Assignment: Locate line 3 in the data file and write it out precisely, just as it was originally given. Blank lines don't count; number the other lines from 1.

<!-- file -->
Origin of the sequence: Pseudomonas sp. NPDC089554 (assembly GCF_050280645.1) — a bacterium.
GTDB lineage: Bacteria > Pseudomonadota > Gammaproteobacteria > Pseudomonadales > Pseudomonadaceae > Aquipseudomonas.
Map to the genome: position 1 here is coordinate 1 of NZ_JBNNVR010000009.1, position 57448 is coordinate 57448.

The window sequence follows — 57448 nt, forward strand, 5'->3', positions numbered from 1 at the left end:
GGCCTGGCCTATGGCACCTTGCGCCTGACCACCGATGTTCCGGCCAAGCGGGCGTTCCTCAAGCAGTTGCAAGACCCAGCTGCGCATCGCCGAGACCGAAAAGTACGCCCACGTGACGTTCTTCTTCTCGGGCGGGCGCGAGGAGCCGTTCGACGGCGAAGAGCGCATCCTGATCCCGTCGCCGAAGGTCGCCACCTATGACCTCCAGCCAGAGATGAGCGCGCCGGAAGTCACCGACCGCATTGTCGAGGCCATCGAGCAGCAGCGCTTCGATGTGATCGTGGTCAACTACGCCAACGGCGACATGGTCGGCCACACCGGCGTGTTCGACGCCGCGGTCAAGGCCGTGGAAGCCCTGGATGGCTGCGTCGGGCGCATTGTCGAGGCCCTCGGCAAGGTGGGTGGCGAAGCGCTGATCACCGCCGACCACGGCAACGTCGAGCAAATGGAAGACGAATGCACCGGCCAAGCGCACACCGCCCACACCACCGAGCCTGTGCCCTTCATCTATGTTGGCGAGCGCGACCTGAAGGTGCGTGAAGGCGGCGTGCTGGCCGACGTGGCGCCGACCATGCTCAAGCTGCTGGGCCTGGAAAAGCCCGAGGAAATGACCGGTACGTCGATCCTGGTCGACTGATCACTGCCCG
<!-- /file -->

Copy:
Map to the genome: position 1 here is coordinate 1 of NZ_JBNNVR010000009.1, position 57448 is coordinate 57448.